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MB5260 - Ecological Dynamics: An Introduction to Modelling

[Not offered in 2012]

Credit points: 3
Year: 2012
Student Contribution Band: Band 4
Administered by: School of Marine & Tropical Biology

Available to Graduate Diploma of Research Methods, Graduate Certificate of Research Methods, Graduate Diploma of Science, Master of Applied Science, Graduate Certificate of Development Practice, Graduate Diploma of Development Practice, Master of Science and Master of Development Practice.

This subject examines classical and contemporary issues in ecology at the population, community, and ecosystem levels, with a focus on marine systems. Emphasis is on relating findings from small-scale field and laboratory studies to the larger spatial and temporal scales relevant to major research priorities in ecology, conservation, and management. Ecological models are central to this endeavor and are the principal focus in lectures and practicals. Topics covered include population dynamics and extinction risk; dispersal and connectivity; species interactions (e.g., competition, predator-prey dynamics); biodiversity; and ecological resilience. Practicals focus on the use of computer software as a tool to understand ecological models and the modelling process. This subject is appropriate for field-oriented students interested in ecological dynamics at the population and ecosystem levels, as well as for students interest specifically in postgraduate work in ecological modelling. Students will be required to attend lectures and practicals for MB3260.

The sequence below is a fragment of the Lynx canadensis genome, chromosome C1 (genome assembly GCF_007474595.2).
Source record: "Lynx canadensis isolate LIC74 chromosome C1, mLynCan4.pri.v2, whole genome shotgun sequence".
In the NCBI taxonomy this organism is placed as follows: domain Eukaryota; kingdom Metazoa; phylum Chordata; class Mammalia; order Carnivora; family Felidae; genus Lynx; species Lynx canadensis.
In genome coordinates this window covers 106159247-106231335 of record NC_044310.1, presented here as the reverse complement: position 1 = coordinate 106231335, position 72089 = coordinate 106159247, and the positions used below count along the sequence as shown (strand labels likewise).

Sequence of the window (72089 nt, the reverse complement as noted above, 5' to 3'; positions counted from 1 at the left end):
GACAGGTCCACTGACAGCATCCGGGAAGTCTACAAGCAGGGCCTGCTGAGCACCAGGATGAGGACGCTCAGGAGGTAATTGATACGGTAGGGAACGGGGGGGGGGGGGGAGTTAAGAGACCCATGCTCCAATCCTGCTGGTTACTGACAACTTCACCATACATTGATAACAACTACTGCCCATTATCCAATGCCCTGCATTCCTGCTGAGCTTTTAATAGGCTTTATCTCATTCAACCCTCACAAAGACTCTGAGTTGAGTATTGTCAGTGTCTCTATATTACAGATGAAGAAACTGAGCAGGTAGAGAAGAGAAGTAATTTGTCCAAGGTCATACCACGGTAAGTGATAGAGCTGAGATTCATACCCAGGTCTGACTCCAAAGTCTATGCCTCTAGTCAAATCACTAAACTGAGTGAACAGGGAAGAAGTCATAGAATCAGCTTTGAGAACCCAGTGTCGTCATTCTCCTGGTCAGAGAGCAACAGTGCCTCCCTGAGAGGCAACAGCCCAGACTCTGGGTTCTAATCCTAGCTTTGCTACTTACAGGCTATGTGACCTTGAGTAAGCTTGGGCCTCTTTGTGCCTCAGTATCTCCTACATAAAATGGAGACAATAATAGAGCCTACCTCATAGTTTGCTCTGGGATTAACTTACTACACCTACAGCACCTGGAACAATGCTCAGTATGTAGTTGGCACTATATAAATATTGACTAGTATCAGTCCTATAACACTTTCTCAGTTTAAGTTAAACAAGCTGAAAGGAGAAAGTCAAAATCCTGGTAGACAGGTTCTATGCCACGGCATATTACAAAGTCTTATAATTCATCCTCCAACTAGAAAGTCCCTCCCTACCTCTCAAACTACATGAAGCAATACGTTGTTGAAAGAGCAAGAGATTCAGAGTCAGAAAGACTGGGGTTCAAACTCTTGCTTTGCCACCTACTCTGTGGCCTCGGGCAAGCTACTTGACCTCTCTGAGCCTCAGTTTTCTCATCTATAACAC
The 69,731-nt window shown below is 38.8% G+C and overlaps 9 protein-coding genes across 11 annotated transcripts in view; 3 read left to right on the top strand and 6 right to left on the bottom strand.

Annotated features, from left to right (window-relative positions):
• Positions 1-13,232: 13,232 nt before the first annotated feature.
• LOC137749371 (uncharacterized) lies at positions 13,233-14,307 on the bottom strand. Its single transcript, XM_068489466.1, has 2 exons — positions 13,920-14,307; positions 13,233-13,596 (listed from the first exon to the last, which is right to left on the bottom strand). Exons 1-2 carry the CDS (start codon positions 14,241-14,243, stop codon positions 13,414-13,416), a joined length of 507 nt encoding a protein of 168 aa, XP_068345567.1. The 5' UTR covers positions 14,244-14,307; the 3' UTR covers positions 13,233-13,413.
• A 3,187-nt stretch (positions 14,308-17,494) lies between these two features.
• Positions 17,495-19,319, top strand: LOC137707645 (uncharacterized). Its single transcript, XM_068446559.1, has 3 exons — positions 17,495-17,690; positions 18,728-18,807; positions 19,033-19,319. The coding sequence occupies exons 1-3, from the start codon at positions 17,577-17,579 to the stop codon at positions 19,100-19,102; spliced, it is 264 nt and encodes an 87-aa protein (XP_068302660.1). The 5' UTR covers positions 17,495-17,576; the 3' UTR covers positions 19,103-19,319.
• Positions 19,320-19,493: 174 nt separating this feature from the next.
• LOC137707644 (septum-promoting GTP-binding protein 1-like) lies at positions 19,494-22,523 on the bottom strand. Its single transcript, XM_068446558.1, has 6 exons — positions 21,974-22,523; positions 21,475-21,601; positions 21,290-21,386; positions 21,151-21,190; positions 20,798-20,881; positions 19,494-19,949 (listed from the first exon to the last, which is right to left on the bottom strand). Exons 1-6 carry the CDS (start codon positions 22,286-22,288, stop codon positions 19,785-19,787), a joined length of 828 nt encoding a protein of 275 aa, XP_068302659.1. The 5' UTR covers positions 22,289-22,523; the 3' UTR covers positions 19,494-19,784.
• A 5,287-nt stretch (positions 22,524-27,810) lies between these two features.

Learning Outcomes

  • become familiar with the formulation and analysis of ecological models, assisted by computer software;
  • develop the capacity to use models as a means of integrating information about ecological processes that operate on multiple scales and assessing how those processes interact to determine ecological dynamics at population and ecosystem levels;
  • understand the effects of spatial and temporal scale on the dynamics of marine ecosystems;
  • understand the relationship between ecological models and data;
  • understand the major ecological processes influencing marine populations.
Assumed
Knowledge:
Students enrolling in this subject should have an undergraduate degree in a relevant discipline and some university-level background in ecology. University-level mathematics is recommended, but not essential.
Inadmissible
Subject
Combinations:
MB3260 AND MB3269

Note: Minor variations might occur due to the continuous Subject quality improvement process, and in case of minor variation(s) in assessment details, the Subject Outline represents the latest official information.